New school bus cameras to catch drivers who endanger kids

SEATTLE - Two Puget Sound school districts are installing cameras on their school buses to catch drivers who speed around them while students are getting on or off.

The Bethel School District in south Pierce County and the Highline School District in south King County will each be installing the cameras on 10 buses in the coming weeks.

School officials are hoping the surveillance cameras will catch offenders who pass school buses when they are loading or unloading students with their red stop sign paddles out.

Drivers who fail to stop are subject to a $394 fine - and they endanger the lives of children.

The system works like this:

When the bus' stop paddle goes out, two cameras start working. One snaps three successive images of the car, driver and license plate illegally passing the bus. The second, a video camera, records it all.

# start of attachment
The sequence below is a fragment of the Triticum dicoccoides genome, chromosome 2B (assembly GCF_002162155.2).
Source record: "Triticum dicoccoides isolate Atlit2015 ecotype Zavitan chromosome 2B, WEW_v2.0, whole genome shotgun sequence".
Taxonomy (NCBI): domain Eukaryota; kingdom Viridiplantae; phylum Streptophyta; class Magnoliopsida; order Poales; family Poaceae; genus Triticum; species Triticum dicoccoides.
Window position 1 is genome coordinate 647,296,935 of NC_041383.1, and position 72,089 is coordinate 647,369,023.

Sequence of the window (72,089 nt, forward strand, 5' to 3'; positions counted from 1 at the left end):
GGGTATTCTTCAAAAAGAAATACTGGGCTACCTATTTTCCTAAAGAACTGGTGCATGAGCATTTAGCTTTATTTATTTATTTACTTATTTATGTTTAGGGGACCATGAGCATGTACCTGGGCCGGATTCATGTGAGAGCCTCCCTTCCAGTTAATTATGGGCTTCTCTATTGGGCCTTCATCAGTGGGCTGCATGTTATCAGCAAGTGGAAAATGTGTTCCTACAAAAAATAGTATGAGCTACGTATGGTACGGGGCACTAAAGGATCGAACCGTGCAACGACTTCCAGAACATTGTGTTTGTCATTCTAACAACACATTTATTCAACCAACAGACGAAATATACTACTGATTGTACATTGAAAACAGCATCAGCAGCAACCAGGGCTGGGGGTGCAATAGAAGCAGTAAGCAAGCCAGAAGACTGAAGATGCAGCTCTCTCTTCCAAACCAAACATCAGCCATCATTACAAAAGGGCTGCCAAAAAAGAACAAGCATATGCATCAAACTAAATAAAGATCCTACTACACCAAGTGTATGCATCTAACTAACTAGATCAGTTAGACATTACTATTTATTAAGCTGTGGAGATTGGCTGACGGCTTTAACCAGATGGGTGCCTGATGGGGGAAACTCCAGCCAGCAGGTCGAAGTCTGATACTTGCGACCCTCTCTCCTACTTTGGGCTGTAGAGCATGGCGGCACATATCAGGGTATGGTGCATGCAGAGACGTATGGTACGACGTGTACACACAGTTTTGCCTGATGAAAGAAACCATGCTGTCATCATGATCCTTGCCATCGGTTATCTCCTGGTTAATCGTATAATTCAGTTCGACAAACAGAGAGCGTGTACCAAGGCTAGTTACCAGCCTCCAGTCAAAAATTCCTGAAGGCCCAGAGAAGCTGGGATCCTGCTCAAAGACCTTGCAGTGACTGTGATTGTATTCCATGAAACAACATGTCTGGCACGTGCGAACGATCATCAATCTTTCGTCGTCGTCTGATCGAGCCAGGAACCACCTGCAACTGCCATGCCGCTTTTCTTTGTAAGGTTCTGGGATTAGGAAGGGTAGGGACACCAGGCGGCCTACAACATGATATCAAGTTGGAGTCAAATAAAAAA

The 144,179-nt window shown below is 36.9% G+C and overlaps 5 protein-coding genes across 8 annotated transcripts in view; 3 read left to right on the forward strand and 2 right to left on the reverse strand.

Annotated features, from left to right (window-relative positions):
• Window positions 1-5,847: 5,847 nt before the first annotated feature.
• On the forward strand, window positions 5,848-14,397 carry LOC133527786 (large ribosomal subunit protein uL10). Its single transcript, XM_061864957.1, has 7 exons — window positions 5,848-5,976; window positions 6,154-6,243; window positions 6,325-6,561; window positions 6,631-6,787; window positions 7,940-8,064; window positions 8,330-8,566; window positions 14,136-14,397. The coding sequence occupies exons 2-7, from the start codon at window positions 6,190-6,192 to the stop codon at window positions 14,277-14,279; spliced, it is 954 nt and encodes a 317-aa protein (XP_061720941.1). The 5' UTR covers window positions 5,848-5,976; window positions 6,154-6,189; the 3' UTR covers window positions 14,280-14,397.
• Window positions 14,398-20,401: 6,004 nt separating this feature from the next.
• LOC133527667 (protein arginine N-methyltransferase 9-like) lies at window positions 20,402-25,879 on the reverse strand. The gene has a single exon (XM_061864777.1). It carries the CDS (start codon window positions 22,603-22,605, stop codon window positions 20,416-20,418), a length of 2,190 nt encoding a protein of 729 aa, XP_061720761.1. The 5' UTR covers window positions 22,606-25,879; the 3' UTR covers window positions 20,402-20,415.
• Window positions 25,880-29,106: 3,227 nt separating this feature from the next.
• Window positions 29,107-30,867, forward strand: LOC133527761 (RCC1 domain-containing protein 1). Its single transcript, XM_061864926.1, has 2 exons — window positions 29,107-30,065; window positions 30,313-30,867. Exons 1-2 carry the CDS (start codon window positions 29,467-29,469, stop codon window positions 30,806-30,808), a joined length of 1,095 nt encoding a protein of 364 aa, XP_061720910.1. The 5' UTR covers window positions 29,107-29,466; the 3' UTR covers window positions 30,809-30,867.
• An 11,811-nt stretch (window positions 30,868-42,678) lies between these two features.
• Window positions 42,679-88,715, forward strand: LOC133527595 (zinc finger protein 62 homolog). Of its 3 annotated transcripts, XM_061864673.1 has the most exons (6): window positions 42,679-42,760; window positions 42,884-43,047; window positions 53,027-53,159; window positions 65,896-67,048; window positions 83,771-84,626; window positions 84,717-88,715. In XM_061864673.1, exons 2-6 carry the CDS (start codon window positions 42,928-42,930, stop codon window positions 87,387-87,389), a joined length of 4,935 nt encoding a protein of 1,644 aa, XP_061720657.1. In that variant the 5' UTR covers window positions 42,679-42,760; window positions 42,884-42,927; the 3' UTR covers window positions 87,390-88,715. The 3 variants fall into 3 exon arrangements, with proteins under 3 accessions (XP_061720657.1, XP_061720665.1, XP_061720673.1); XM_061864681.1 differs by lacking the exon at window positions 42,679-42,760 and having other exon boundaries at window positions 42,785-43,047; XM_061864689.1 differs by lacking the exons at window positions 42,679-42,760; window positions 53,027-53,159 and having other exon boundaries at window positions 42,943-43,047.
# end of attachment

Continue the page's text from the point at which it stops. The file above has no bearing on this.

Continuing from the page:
One bus driver in the Bethel district told KOMO News how she literally saved a student's life from a driver illegally passing her bus.

"The girl stepped off, and a car came up the right on the shoulder. ... I grabbed her and pulled her in or she would have been hit by a car," says the 27-year bus driver, Cathy Larsen.

The two school districts will pay absolutely nothing for the cameras. Instead, violators will pay for them - $69 of every fine goes to American Traffic Solutions, the company providing the hardware.

The rest of the fine goes to the courts and districts, which must be put back into safety.